Rolling Thunder fills its music with alternating stretches of probing improvisation and restless silence. Instead of a fire that burns, the music on Live in Japan
ripples: notes are tossed into the placid silence and their waves flow outwards until they gradually dissipate at the edges of hearing. They free the listener from analyzing the music down into recognizable forms; musical structures become invisible vehicles that deliver the group’s emotionally charged explorations.
Recorded during the quartet’s 2003 Japanese tour, Live in Japan represents a more subdued version of Coltrane’s unbounded musical aesthetic, his raw tonal colors, passages of reckless swing, simple song forms and unceasing restlessness. They even interpret Coltrane’s only recorded flute feature, ”To Be.” The music diverges from Coltrane by featuring more silence, evoking Edward Vesala, the Finnish drummer and composer with whom the quartet shares connections both personal and musical.
Pianist and harpist Iro Haarla arranged much of Vesala’s music, and she has brought the same sparse reflection to Rolling Thunder. Her ”Yarra Yarra” drifts on the back of fluttering arpeggios and drummer Tom Nekljudow’s feathery cymbals swaddle the cold, quiet corners she leaves. Tenor saxophonist Jorma Tapio and bassist Ulf Korkfors strain this reflective mood with more aggressive ideas. Tapio mutters wounded, rounded sobs and Krokfors’ bass grows more blunt and brute as the group progresses. They move dangerously close to breakdown before Haarla soothes the wound with lighter, healing tones.
The songs often arrive at a total standstill: a single piano chord is struck, resonates, and then disappears. The effect creates an unfulfilled expectation in the listener that draws one backwards into memory and longing, adrift on ungraspable moments.
Krokfors' ”Mellansong” and ”Tuuliviiri” build their tension on these standstills. Both begin with relentless bass solos then develop through contrasting moods. Tapio enters ”Mellansong” with thick, graceful tones on the flute, backed by Haarla’s pointed, distorted chord shapes and piercing single notes. After Krokfors splits the silence with a taut arco intro on “Tuuliviiri,” Tapio swathes the fissures with his fragile bass clarinet, followed by Haarla’s sharply attacked, yet brittle harp figures. These passages eventually fade into silence, only to be reborn with a bolder, more energetic attack.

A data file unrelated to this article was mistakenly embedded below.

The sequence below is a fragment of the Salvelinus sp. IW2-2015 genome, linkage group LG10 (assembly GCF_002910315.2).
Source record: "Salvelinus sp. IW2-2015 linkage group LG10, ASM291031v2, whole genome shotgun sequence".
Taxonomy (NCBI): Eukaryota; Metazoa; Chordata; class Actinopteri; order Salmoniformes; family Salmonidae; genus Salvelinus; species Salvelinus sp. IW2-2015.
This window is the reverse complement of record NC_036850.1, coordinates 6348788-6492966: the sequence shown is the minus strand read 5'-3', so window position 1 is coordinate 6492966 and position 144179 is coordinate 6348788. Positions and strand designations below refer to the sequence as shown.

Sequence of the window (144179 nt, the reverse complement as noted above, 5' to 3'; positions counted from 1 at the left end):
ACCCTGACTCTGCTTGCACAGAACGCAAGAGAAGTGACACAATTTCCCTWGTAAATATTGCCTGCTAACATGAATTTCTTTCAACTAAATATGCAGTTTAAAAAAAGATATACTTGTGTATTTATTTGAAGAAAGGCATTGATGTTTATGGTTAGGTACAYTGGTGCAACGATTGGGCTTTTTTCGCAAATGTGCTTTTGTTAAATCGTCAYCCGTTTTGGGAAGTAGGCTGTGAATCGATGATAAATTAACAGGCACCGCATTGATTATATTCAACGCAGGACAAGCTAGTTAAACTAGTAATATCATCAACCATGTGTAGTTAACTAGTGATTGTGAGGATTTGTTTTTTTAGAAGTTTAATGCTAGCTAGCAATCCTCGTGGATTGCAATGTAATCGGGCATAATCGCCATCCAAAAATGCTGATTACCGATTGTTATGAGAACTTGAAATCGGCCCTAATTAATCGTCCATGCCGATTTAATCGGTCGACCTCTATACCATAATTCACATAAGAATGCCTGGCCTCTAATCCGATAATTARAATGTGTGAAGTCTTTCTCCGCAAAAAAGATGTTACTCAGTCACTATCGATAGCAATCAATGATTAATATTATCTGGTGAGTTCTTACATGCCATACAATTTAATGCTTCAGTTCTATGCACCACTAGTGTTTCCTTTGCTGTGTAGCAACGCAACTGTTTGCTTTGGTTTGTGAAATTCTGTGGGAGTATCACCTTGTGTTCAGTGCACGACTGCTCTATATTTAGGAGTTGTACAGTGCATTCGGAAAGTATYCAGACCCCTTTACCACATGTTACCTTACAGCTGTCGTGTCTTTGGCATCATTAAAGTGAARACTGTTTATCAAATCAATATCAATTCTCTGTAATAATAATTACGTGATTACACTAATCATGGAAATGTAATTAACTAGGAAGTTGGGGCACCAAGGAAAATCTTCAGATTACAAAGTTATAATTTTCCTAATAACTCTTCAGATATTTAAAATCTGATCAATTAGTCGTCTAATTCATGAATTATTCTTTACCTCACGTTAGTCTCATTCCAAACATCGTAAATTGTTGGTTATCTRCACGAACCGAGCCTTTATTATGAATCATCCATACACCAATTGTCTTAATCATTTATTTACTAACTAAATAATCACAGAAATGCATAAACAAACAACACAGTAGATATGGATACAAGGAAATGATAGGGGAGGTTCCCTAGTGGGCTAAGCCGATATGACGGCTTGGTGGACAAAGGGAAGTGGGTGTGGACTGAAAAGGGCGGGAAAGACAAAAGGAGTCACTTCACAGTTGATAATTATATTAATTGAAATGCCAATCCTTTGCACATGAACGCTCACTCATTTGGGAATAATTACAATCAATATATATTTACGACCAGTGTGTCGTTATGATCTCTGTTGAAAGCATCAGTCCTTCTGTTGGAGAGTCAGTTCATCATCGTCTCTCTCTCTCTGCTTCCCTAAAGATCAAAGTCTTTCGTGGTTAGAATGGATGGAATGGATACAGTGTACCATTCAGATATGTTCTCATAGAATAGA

The quartet can also bristle with ecstatic abandon. On ”Farewell Song,” Krokfors’ pours liquid runs, fiercely chords and drops booming accents that lock in with Nekljudow’s boozy swing and shattering cymbal crashes. Tapio climbs to towering peaks on tenor and Haarla teases a moment of relative calm with an abstract, blues-tinged solo, under which Krokfors and Nekljudow continue their furious dialogue. Tapio laces his own ”Moving Finger” with scorching runs that flow from deep grumbles to screeching rasps, exhorting the group to the album’s most incendiary performance.
By smelting together Coltrane’s fervid explorations and Vesala’s reflective meditations, Rolling Thunder extracts its own impassioned voice, one that shouts with gentle force and soothes with intense touch.
Personnel: Iro Haarla: piano, harp; Jorma Tapio: tenor sax, bass clarinet, flute; Ulf Krokfors: bass; Tom Nekljudow: drums